Enabling BYOD helps businesses improve employee productivity and satisfaction, while also reducing costs. Employees are generally happier and more efficient using their own devices. Their laptops, smartphones, and computers are already set up to fit their personal preferences. Employers can save money without constantly buying, repairing and upgrading devices.

According to another study, when employees use their own devices they begin to work on tasks sooner and finish them faster.  Smartphones are the most-used BYOD devices. But employees also use wearable devices like smartwatches. In customer-facing industries such as retail and hospitality, wearables can help employees make decisions and take actions in real-time. They can positively enhance the customer experience.

A woman uses her BYOD in the workshop at her office.

The serious security risks involved

Small businesses reported a number of BYOD security risks in a recent survey. The most critical one (62%) was anxiety about data leakage or loss. Next, they feared employee downloads would be unsafe or contaminated by malware (54%). They also worried about lost or stolen devices (53%). And more than half (51%) worried about unauthorized access to company data and systems.

Yet the same survey found that businesses deploying BYOD are surprisingly relaxed about standard security measures. Only 22% have visibility into all the devices attached to their network. 41% of businesses still rely on endpoint malware protection. 30% don’t protect against malware for BYOD at all—they leave it up to the device owners. Most surprisingly, only 11% of businesses surveyed are using a cloud-based malware protection solution.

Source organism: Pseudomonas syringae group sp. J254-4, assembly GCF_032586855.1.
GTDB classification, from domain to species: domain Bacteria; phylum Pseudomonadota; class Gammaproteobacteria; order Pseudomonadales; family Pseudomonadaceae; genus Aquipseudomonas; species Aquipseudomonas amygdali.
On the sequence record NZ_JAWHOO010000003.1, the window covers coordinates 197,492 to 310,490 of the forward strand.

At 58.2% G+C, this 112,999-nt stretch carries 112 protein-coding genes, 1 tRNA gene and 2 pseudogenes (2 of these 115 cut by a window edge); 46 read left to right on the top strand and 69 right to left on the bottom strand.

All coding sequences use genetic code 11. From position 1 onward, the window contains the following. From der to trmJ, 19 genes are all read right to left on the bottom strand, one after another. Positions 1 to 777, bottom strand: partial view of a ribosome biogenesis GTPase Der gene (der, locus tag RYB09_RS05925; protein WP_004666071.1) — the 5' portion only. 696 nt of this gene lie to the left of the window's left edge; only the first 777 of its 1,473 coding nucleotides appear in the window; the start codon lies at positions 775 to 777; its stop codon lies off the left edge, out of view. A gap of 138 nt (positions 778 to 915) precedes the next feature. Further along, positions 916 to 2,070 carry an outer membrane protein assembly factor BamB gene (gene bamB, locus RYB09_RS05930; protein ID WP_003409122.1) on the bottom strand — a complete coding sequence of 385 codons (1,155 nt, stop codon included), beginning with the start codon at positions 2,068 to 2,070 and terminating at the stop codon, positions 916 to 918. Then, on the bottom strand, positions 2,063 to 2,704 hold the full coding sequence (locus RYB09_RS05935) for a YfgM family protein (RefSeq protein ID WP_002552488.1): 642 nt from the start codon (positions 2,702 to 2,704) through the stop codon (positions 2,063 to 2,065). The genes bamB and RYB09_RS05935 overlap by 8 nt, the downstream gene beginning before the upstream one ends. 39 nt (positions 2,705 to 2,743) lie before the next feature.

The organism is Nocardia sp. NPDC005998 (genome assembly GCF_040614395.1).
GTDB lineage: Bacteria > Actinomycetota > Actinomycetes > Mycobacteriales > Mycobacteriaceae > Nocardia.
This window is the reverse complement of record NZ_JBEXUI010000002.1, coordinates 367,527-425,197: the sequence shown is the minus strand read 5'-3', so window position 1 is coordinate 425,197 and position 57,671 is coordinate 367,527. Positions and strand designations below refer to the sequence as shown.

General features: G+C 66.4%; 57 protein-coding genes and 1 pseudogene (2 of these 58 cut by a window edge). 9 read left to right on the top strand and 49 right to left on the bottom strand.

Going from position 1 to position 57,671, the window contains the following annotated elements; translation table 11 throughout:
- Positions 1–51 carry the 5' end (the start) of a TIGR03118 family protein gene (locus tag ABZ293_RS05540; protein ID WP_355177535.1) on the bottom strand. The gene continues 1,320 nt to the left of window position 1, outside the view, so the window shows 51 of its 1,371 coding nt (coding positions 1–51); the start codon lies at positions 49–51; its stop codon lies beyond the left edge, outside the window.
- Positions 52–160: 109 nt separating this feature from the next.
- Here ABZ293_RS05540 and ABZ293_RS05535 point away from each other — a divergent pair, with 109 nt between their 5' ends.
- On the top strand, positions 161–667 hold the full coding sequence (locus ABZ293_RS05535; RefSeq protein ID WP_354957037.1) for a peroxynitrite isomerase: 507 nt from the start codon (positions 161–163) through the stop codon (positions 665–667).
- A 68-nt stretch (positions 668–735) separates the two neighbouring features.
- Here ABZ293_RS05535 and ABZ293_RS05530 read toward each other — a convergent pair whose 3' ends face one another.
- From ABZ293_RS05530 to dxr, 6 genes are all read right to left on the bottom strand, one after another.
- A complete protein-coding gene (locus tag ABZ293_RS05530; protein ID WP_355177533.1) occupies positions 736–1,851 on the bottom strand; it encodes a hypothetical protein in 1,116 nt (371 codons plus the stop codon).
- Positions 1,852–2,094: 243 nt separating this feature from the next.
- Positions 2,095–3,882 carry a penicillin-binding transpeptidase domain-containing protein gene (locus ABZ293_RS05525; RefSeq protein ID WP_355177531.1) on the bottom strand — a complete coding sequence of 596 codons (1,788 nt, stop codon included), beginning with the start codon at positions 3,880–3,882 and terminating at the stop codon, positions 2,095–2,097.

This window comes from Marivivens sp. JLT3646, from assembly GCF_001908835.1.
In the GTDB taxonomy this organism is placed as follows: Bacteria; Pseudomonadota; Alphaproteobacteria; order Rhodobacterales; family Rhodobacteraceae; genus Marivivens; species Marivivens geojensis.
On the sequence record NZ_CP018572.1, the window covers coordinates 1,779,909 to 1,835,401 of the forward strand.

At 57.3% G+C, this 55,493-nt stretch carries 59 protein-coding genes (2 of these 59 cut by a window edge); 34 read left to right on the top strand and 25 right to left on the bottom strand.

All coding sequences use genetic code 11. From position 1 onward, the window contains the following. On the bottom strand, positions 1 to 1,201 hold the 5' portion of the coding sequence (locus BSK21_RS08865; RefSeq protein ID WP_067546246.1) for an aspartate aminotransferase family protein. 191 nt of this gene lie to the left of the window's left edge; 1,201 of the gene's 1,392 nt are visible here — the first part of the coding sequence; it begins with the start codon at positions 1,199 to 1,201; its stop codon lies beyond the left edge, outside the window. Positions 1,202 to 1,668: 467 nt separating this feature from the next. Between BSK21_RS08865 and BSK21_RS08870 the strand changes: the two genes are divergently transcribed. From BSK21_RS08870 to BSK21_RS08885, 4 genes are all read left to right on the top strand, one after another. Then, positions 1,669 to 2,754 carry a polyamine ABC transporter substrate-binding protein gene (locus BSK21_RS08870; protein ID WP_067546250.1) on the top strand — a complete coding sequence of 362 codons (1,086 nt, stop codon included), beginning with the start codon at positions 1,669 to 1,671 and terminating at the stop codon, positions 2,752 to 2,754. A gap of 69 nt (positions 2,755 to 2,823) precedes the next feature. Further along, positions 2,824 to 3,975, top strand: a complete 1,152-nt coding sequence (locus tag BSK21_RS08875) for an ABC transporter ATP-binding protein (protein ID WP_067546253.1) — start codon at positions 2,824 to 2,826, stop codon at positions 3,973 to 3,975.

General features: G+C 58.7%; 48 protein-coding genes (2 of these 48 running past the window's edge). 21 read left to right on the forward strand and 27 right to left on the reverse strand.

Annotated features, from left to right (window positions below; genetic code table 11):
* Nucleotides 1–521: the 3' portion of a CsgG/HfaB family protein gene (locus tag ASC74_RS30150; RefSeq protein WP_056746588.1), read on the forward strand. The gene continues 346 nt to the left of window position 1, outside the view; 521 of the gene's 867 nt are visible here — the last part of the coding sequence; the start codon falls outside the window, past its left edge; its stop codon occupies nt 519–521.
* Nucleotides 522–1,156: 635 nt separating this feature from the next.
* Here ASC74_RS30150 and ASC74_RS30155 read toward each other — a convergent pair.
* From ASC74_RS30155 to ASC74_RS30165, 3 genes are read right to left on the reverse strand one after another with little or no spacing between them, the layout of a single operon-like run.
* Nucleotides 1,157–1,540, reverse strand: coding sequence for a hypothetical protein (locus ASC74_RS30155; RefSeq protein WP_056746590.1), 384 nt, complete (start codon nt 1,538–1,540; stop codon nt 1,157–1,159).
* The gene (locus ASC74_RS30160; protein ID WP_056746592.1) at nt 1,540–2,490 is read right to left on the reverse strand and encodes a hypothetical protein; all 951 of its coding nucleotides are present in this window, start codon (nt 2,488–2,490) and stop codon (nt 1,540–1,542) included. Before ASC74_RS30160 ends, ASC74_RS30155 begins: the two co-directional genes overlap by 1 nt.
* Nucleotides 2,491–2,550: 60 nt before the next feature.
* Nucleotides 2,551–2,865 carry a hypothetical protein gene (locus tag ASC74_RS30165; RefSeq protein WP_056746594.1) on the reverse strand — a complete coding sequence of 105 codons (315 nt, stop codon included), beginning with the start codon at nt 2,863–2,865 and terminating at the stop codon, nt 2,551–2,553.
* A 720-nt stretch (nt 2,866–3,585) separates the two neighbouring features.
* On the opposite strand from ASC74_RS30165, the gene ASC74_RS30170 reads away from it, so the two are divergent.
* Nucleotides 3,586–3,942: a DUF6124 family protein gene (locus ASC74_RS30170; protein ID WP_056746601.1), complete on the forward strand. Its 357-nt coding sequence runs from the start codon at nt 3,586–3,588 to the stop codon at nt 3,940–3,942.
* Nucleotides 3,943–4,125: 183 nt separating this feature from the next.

5 steps for reducing BYOD security risks

If you decide that BYOD is right for your small business, take these five steps to reduce security risks.

  1. Deploy mobile device management (MDM). MDM software helps small businesses ensure that personal devices are following security policies. With password protection, software control, version management, remote wiping, and other security controls MDM can help protect you from BYOD security risks. MDM also allows you to centrally distribute all the apps in your small business to users. You no longer have to install them on each device. Probably the most critical MDM security feature is the option to separate personal data from company data on each device. If an employee loses a device or if it is stolen, you can wipe all business data remotely.